Category Archives: Commentary

Hoskier and Ligatures

EDIT: My next post updates this one, as I was mistaken in this post. But I will leave it for the images and information / illustration of the difficulties of reading New Testament Greek Ligatures.

As I posted before, I am currently busy updating and improving the footnotes to my translation of the Revelation of John, “The Apocalypse of John.” One of the ways I am expanding the footnotes, is specifying which Vulgate manuscripts (not just editions) support what reading. Also, where the Textus Receptus is divided, specifying which editions read what.

In this process, I have found several places in which I disagree with H. C. Hoskier’s collation of the TR editions. I do not know if he was relying on someone else’s collations, or if he looked at the original documents themselves. But the problem lies in understanding the ligatures for letter combinations that are used in Greek cursive manuscripts, including the Greek New Testament editions made by Erasmus, Beza, Elzevir, and Stephens. Now, I possess PDF copies of the original cursive manuscripts of the following “Textus Receptus” editions. All 5 Erasmus editions, the 1550 Stephanus edition, the 1598 Beza edition, the 1624 Elzevir edition, plus the Complutensian Polyglot (1514).

Revelation 17:8 variant- καιπερ εστιν

There is a famous textual variant in Revelation chapter 17 verse 8 where the Textus Receptus disagrees with all Greek manuscripts and reads καιπερ εστιν. However, I found that I disagree with Hoskier regarding the readings of Erasmus’ editions 1, 3 and 4, as follows.

First, a snip showing what Hoskier says:

Erasmus Ed. 1 (1516): Hoskier says και περ is two words, I say one:

Erasmus Ed. 3 (1522) very clearly reads καί παρ, not καί περ:

Erasmus Ed. 4 (1527) very clearly reads καί παρ, not καί περ:

See here the difference- Erasmus Ed. 5 (1535) shows the ligature for περ:

I still offer my chart of Greek cursive ligatures for free (also thanks go to Vernon Eugene Kooy, PhD for his font). These above images and data are now included in my Revelation pdf, downloadable for free.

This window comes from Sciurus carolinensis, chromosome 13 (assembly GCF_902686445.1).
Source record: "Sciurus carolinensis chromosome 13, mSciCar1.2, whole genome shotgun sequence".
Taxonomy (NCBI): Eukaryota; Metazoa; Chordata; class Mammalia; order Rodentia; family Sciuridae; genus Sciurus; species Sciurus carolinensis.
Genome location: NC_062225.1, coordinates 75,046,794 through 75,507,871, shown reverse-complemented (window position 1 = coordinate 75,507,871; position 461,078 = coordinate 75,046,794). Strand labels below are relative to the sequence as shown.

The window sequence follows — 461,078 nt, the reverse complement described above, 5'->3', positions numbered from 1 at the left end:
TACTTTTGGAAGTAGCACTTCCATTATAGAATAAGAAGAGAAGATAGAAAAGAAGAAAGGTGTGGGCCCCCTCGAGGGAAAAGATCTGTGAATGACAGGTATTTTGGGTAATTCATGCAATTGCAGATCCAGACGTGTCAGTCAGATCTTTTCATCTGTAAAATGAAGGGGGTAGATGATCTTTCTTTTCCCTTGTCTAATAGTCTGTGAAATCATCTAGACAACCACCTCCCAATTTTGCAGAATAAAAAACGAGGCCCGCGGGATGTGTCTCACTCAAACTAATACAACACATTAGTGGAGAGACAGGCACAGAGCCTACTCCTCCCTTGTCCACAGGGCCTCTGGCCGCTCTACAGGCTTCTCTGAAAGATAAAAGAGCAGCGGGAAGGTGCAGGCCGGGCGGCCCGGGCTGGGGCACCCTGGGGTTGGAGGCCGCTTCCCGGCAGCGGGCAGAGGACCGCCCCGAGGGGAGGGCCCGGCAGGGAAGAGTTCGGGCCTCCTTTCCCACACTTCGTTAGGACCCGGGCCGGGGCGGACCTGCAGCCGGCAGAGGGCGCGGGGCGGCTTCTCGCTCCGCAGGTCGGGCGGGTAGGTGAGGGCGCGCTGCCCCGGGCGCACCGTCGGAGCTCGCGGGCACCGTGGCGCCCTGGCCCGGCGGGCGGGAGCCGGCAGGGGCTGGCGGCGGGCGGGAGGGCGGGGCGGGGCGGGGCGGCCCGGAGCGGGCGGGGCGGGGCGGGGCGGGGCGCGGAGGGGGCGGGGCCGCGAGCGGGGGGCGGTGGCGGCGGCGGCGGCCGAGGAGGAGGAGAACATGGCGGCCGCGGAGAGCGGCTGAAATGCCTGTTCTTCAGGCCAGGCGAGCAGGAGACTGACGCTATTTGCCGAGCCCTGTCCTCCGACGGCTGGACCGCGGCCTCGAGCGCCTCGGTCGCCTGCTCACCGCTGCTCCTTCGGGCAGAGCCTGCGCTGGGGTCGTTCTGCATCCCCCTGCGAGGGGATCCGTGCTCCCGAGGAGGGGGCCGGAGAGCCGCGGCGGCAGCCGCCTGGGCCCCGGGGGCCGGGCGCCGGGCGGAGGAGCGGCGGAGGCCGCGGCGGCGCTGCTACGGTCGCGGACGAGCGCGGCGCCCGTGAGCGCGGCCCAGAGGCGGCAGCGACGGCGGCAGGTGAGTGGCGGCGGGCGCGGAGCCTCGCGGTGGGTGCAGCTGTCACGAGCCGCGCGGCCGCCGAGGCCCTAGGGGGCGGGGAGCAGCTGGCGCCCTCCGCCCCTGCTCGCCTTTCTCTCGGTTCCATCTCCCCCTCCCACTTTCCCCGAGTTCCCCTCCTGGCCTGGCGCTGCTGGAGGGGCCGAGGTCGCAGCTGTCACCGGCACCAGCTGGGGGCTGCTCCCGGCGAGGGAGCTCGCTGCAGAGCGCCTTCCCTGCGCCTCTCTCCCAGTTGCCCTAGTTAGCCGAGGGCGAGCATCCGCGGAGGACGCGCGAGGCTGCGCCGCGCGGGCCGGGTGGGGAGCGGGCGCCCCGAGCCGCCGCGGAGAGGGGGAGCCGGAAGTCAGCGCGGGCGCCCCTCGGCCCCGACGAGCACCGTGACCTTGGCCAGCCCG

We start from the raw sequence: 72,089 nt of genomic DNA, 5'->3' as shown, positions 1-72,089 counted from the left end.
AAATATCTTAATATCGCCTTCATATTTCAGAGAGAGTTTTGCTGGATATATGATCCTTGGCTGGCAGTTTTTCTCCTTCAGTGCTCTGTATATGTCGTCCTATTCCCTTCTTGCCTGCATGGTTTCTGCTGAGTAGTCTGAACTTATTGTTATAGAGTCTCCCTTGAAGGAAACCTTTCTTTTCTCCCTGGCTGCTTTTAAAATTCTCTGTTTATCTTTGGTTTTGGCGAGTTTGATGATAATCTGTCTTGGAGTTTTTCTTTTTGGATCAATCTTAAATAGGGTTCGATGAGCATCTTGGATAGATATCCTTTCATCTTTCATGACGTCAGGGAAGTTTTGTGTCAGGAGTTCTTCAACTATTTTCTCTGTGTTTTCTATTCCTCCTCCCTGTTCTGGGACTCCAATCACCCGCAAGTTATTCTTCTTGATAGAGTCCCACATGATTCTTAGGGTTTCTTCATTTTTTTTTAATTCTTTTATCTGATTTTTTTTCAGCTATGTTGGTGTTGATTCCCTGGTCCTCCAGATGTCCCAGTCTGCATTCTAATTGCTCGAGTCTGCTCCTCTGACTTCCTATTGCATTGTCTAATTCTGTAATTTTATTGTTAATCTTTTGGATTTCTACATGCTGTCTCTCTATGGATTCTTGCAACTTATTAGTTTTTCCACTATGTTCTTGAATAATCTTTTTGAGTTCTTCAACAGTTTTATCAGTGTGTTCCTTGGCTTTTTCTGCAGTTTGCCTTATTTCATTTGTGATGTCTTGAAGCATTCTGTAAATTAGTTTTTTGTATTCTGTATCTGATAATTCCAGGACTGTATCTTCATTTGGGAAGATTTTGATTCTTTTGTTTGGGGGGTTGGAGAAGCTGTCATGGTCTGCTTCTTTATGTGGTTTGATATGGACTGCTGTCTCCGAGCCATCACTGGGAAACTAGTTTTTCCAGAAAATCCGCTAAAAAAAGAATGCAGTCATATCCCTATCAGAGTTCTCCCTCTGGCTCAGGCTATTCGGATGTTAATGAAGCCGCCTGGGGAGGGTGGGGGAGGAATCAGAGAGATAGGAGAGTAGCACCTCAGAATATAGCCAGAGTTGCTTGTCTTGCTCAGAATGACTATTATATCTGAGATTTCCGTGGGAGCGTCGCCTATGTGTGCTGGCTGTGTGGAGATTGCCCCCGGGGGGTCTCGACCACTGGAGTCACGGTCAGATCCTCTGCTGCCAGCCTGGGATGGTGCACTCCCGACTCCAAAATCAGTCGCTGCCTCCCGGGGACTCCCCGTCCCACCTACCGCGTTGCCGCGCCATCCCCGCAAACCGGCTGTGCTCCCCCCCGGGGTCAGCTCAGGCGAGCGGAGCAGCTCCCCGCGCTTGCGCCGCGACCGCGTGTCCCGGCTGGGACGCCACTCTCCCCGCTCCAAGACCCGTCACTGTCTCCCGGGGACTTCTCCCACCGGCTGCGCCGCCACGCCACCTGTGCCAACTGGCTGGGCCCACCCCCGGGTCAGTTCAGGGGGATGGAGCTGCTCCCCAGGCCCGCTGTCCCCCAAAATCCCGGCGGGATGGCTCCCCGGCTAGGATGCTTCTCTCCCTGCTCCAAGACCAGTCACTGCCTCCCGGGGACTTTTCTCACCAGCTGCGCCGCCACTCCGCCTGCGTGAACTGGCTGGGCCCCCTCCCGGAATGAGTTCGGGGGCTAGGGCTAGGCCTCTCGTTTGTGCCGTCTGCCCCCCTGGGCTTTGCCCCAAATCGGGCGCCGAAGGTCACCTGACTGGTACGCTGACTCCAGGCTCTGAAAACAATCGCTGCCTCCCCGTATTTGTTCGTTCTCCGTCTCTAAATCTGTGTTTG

The word Armageddon is found only once in the Bible, in Revelation 16:16.  “And He gathered them together at the place called in Hebrew Harmagedōn.”

There is a great variety of spellings of the word in the Greek and Latin manuscripts of the New Testament.  But there are two main divisions of the spellings: those with just Magedon, and those with the AR in front.

The earliest Greek manuscripts have αρμαγεδων.  Here is the image snipped from Codex Alexandrinus (Codex A), 5th century:

The Greek New Testament editions read as follows:

Ἁρμαγεδών  Antoniades, Robinson-Pierpont, SBL, and NA28

Ἀρμαγεδών  BG (Byzantine Greek), and TH (Tyndale House)

Ἀρμαγεδδών  TR (Textus Receptus)

The difference between the first two spellings is the “breathing mark” in front of or above the initial vowel.  The first one has a backwards apostrophe, and that is the “h” sound in Greek, so Harmagedon.”  The second and third spellings have a regular-facing apostrophe and so that has no “h” sound, thus Armagedon.

John tells us that it is a Hebrew name, so the Har would be Hebrew for mountain, and Magedō would be the place called Megiddo, mentioned in 2 Chronicles 35:22 and Judges 1:27.  So “Mountain of Megiddō.”  This was a frequent battleground because of a strategic pass and the Megiddo plain below. You can download here the book of Revelation with a fuller accounting of the readings in the Greek manuscripts.


Here are 50 Bible versions’ rendering of Isaiah 34:14

KJ21 the satyr; the screech owl
ASV the wild goat; the night-monster
AMP the hairy goat; Lilith (night demon)
AMPC the [shaggy] wild goat; the night monster